12 June 2012


There is a difference between acknowledging that a particular detail may be rather insignificant and having a generalized disdain for details of all kinds.  It's a takes a goodly measure of discernment to see the former; it takes a goodly measure of confusion to fall into the latter.

Details keep us humble.  They prod us toward greater ego-attrition as their own needs and timetables and characteristics move into the forefront of our awareness.  I recently heard a teisho on chocolate making in which I became aware of the fact that there is a one degree window of workability to chocolate.   One degree.  Whether one feels like it or not, once that particular temperature has been reached, it's time to act.  At that moment, it doesn't matter if your friend calls or nature calls; the chocolate has called, and that's the only thing to respond to.

Of course, some details may well be beside the point.  Whether I use a plain paper towel or one printed with a flower motif matters not in getting up the spill.  Whether Tuesday or Wednesday is a better day to do laundry is not an arguable point.  Whether I get the oil changed at Duke of Oil or JiffyLube doesn't make the least difference.  But whether I wipe the spill or not, whether I do laundry or not, and whether I get the oil changed or not – these are not up for grabs without significant consequences.  Even though wiping up a spill is not a Nobel Prize winning activity, at the time of the spill, it the most important thing in the world.  The smallest, here, is the largest, too.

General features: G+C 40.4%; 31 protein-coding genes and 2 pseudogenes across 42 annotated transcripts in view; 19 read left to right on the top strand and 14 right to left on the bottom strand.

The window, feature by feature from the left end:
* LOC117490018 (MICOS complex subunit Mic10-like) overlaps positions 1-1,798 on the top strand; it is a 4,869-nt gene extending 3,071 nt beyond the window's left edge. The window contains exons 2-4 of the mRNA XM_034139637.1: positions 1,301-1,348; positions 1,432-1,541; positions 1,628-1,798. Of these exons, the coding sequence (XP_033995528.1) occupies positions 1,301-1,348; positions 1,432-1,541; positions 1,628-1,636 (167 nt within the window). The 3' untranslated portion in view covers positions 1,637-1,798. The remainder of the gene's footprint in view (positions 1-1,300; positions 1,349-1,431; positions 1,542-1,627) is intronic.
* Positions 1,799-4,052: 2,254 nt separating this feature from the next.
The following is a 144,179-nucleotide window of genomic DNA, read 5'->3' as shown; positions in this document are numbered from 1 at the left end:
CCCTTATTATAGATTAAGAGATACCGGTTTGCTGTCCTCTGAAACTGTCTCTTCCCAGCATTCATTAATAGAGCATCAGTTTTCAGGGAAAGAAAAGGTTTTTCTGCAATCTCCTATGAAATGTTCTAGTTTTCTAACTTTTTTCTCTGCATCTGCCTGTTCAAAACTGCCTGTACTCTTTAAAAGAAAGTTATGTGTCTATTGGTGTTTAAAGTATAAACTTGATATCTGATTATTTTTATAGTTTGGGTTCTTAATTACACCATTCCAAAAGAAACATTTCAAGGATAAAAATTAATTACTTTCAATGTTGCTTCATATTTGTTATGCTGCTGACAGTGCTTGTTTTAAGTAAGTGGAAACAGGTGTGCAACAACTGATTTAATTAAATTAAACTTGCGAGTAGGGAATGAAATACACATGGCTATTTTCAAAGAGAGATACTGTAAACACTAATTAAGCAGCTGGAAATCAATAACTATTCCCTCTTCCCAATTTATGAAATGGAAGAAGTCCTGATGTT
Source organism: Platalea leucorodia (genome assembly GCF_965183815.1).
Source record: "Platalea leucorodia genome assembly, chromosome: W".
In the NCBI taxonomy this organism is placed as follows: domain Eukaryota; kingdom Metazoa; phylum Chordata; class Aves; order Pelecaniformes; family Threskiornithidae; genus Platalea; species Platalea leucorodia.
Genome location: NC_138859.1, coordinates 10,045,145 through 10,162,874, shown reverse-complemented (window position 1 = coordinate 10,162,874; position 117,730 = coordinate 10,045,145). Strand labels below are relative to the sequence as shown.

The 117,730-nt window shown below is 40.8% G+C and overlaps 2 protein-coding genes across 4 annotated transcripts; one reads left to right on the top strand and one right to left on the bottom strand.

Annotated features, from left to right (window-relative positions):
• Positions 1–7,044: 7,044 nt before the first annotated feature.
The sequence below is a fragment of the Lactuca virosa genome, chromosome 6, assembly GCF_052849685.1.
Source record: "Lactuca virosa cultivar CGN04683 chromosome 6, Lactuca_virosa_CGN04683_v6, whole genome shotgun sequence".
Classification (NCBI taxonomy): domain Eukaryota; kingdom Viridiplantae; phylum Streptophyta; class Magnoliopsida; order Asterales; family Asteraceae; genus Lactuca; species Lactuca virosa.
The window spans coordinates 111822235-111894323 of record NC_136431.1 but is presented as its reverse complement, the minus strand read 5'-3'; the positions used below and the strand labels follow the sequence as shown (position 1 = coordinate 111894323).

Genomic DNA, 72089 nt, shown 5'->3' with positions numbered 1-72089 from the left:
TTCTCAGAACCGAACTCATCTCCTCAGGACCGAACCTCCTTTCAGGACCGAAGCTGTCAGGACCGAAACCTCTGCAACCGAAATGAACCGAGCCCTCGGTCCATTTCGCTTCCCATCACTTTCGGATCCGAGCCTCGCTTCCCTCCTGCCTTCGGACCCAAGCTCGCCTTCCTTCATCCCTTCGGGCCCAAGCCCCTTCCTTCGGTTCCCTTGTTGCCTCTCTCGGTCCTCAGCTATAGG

So I find myself suspicious of someone who shrugs off details as if they were all so many trivialities, particularly if that person tends instead to a large-scale, rather grandiose, perspective.  Administrators and CEOs oftentimes fall into that camp, and anyone who has ever worked for such folk knows how frustrating it can be to know just how much grit and determination and effort is required to get something small but important done, only to hear it poo-pooed because it doesn't register on the big picture radar.  I have watched homes, institutions, and relationships fall into ruins because the lowly details were left unattended to while the big picture cosmetics were given pride of place. 

One of the best translations of praj├▒a I've heard is "discernment."  Discernment requires a nose for detail.  Far from being the sign of a small mind, right attention to detail is a mark of awakening and the only sure basis for effective compassion. 

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